Respect – Although this overlaps with positive regard (and there will be many overlaps to follow), I am trying here to capture the notion that each person has a value and a contribution. We want to respect each person’s perspective even if we do not understand or share it. Even when we are talking about difficult things, it is our obligation to find ways to talk about them with respect.
Non-hierarchical systems– This is inherent to peer programs and may be one of many reasons they are so important and valuable. It gets trickier with systems in which hierarchy is deeply embedded. But it can be held as an attitude and a value – as is done in the model of Open Dialogue. In my work – where I would be disingenuous to clients or co-workers to deny my power position – I can strive to hold as a goal that I remain humble about the limits of my knowledge and expertise.
Getting feedback and adjusting what one does based on this feedback– In the stories of the development of many programs, the ones I admire most are ones that are open to change based on feedback and experience. Asking people what was helpful and adjusting based on the answer is crucial. I worry about dogma. I worry about the historic tendency in our fields to blame the person when the treatment is not helpful rather than to look critically at our treatments and adjust. This is a challenge in a world that values manuals and consistency and it is a challenge for anyone who wants to brand his cherished approach, but I think it remains critical.
Acknowledging uncertainty/Not insisting on one explanation of the problem– This was emphasized in the introduction of the British Psychological Society report and was echoed in many sessions through the meeting. We do not understand the nature of these problems. We clearly do not have any particular brain dysfunction mapped out (and I suspect we never will) to explain psychosis but I would argue that trauma – while supported in a general sense by the evidence – remains a question to be explored on an individual level (meaning we do not presume trauma but wonder about it). We strive to give people the opportunity to think about the experience as something more than brain dysfunction, as something of meaning, to offer them some space to reflect on their experience. Holding onto uncertainty is perhaps another way to be open to adjustments in one’s approach and to resist the urge to blame the other when the outcome is not what we had hoped for. Acknowledging uncertainty is another way to remain humble.
Doing with and not to – This was discussed to in the other blog on this meeting.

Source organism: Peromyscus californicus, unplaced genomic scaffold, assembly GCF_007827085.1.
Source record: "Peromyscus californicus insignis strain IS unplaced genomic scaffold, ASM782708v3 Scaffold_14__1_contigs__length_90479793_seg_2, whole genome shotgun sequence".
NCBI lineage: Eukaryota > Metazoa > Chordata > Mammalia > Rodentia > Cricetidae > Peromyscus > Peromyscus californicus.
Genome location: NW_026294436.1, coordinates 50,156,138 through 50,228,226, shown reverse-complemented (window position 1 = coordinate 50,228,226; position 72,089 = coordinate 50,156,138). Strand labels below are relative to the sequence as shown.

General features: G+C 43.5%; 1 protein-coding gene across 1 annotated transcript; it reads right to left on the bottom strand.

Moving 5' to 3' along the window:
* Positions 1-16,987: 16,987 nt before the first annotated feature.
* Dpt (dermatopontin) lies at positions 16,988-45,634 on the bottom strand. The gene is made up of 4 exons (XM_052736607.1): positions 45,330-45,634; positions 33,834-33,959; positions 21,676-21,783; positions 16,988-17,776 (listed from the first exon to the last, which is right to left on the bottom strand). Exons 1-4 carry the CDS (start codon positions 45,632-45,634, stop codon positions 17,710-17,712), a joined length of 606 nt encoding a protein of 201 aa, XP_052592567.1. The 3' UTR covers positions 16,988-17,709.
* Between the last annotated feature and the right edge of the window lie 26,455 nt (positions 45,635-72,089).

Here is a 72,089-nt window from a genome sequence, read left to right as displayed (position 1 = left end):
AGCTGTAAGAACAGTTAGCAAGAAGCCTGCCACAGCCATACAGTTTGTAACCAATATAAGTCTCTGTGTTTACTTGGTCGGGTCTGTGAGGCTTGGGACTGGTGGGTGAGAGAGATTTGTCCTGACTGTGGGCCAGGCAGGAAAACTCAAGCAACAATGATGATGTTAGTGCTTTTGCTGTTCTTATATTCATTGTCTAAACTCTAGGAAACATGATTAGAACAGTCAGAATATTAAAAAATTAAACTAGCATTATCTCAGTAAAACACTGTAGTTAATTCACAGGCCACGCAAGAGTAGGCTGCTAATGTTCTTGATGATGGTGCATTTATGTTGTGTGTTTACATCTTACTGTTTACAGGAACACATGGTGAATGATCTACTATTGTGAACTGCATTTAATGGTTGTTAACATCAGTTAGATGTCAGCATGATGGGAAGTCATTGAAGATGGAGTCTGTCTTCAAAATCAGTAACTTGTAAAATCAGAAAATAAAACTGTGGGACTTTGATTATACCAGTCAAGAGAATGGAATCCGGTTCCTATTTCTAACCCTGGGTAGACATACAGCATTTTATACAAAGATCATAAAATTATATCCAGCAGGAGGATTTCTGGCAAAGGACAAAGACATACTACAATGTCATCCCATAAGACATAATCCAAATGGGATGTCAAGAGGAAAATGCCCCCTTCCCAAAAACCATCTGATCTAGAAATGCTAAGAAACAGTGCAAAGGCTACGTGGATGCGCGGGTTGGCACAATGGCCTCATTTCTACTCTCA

Understanding that the narrative we (helpers) offer can impact outcome – How we talk about he problem impacts the outcome. When we tell a person that he has a brain disease, it can carry with it an implicit (even if unintended) message that he has limited agency or capacity to change. Yet this sense of agency is critical to recovery. We need to tread lightly and help to promote agency – and accept the risk that the person might make choices we do not like.
Carrying the hope– Sometimes individuals or families are not able to see a path to recovery. This is a time when expertise can be helpful. We can be the ones to carry the hope when the person does not have it. At the same time, we need to be careful t not to minimize the pain a person is experiencing. But there are ways to hold both the pain and the hope.
Accepting that recovery can be risky – We live in a world that wants to control and reduce risks. I certainly understand the urge. But it is a paradox. Control can be an illusion, a short-term balm for us that does not help the other. This is probably the most difficult and contentious element. Multiple people may view one situation and consider the risks in different ways. But we can at least acknowledge that control has its own costs that need to be considered when one is intervening in another person’s life.
These are just my thoughts as I try to integrate this all into my way of thinking. I have so many teachers. These ideas are derivative so if it seems I took it from you – please remember – I am not claiming any of this as my own. I mention Dr. Davidson but there were many, many others. I am very much the student here and I welcome hearing from you who want to elaborate or set me straight.
Mad in America hosts blogs by a diverse group of writers. These posts are designed to serve as a public forum for a discussion—broadly speaking—of psychiatry and its treatments. The opinions expressed are the writers’ own.
Mad in America has made some changes to the commenting process. You no longer need to login or create an account on our site to comment. The only information needed is your name, email and comment text. Comments made with an account prior to this change will remain visible on the site.